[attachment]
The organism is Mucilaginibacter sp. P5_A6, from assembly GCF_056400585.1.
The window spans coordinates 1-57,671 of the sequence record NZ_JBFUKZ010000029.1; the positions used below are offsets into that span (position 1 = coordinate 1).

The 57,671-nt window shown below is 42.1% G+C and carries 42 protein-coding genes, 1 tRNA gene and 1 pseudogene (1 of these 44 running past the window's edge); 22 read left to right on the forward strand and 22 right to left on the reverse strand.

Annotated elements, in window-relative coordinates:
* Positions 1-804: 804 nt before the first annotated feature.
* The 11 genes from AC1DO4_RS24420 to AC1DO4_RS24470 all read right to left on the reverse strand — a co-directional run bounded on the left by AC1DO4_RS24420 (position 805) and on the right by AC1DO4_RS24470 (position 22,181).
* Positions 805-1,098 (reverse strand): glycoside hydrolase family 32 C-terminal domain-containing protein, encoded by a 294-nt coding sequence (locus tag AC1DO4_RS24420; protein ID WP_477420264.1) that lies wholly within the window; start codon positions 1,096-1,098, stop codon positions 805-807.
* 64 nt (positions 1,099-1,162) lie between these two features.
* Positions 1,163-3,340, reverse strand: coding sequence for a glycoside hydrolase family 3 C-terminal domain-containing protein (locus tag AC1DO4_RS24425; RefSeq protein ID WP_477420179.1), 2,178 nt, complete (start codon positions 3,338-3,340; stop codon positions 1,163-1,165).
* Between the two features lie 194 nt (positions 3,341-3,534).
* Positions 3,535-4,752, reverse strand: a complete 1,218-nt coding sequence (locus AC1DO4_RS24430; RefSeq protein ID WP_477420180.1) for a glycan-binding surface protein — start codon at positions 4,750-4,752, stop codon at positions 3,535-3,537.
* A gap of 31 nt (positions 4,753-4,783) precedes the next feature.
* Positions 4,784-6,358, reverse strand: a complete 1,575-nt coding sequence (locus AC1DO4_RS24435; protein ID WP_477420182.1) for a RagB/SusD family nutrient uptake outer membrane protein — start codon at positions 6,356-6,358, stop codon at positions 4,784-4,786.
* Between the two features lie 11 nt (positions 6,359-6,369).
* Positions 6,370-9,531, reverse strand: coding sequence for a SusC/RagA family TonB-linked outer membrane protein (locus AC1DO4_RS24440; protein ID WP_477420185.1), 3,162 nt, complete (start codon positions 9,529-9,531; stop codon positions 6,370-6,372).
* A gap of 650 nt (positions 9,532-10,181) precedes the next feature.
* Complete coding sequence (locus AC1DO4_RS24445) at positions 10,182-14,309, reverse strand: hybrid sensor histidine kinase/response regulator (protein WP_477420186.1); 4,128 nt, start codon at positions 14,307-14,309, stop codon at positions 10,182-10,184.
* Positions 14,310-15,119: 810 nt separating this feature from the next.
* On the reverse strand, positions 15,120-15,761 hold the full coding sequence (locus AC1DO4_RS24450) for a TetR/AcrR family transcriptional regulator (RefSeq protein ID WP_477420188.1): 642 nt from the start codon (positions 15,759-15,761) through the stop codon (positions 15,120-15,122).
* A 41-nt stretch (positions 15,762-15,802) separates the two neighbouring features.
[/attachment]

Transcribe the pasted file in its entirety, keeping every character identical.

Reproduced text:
The organism is Mucilaginibacter sp. P5_A6, from assembly GCF_056400585.1.
The window spans coordinates 1-57,671 of the sequence record NZ_JBFUKZ010000029.1; the positions used below are offsets into that span (position 1 = coordinate 1).

The 57,671-nt window shown below is 42.1% G+C and carries 42 protein-coding genes, 1 tRNA gene and 1 pseudogene (1 of these 44 running past the window's edge); 22 read left to right on the forward strand and 22 right to left on the reverse strand.

Annotated elements, in window-relative coordinates:
* Positions 1-804: 804 nt before the first annotated feature.
* The 11 genes from AC1DO4_RS24420 to AC1DO4_RS24470 all read right to left on the reverse strand — a co-directional run bounded on the left by AC1DO4_RS24420 (position 805) and on the right by AC1DO4_RS24470 (position 22,181).
* Positions 805-1,098 (reverse strand): glycoside hydrolase family 32 C-terminal domain-containing protein, encoded by a 294-nt coding sequence (locus tag AC1DO4_RS24420; protein ID WP_477420264.1) that lies wholly within the window; start codon positions 1,096-1,098, stop codon positions 805-807.
* 64 nt (positions 1,099-1,162) lie between these two features.
* Positions 1,163-3,340, reverse strand: coding sequence for a glycoside hydrolase family 3 C-terminal domain-containing protein (locus tag AC1DO4_RS24425; RefSeq protein ID WP_477420179.1), 2,178 nt, complete (start codon positions 3,338-3,340; stop codon positions 1,163-1,165).
* Between the two features lie 194 nt (positions 3,341-3,534).
* Positions 3,535-4,752, reverse strand: a complete 1,218-nt coding sequence (locus AC1DO4_RS24430; RefSeq protein ID WP_477420180.1) for a glycan-binding surface protein — start codon at positions 4,750-4,752, stop codon at positions 3,535-3,537.
* A gap of 31 nt (positions 4,753-4,783) precedes the next feature.
* Positions 4,784-6,358, reverse strand: a complete 1,575-nt coding sequence (locus AC1DO4_RS24435; protein ID WP_477420182.1) for a RagB/SusD family nutrient uptake outer membrane protein — start codon at positions 6,356-6,358, stop codon at positions 4,784-4,786.
* Between the two features lie 11 nt (positions 6,359-6,369).
* Positions 6,370-9,531, reverse strand: coding sequence for a SusC/RagA family TonB-linked outer membrane protein (locus AC1DO4_RS24440; protein ID WP_477420185.1), 3,162 nt, complete (start codon positions 9,529-9,531; stop codon positions 6,370-6,372).
* A gap of 650 nt (positions 9,532-10,181) precedes the next feature.
* Complete coding sequence (locus AC1DO4_RS24445) at positions 10,182-14,309, reverse strand: hybrid sensor histidine kinase/response regulator (protein WP_477420186.1); 4,128 nt, start codon at positions 14,307-14,309, stop codon at positions 10,182-10,184.
* Positions 14,310-15,119: 810 nt separating this feature from the next.
* On the reverse strand, positions 15,120-15,761 hold the full coding sequence (locus AC1DO4_RS24450) for a TetR/AcrR family transcriptional regulator (RefSeq protein ID WP_477420188.1): 642 nt from the start codon (positions 15,759-15,761) through the stop codon (positions 15,120-15,122).
* A 41-nt stretch (positions 15,762-15,802) separates the two neighbouring features.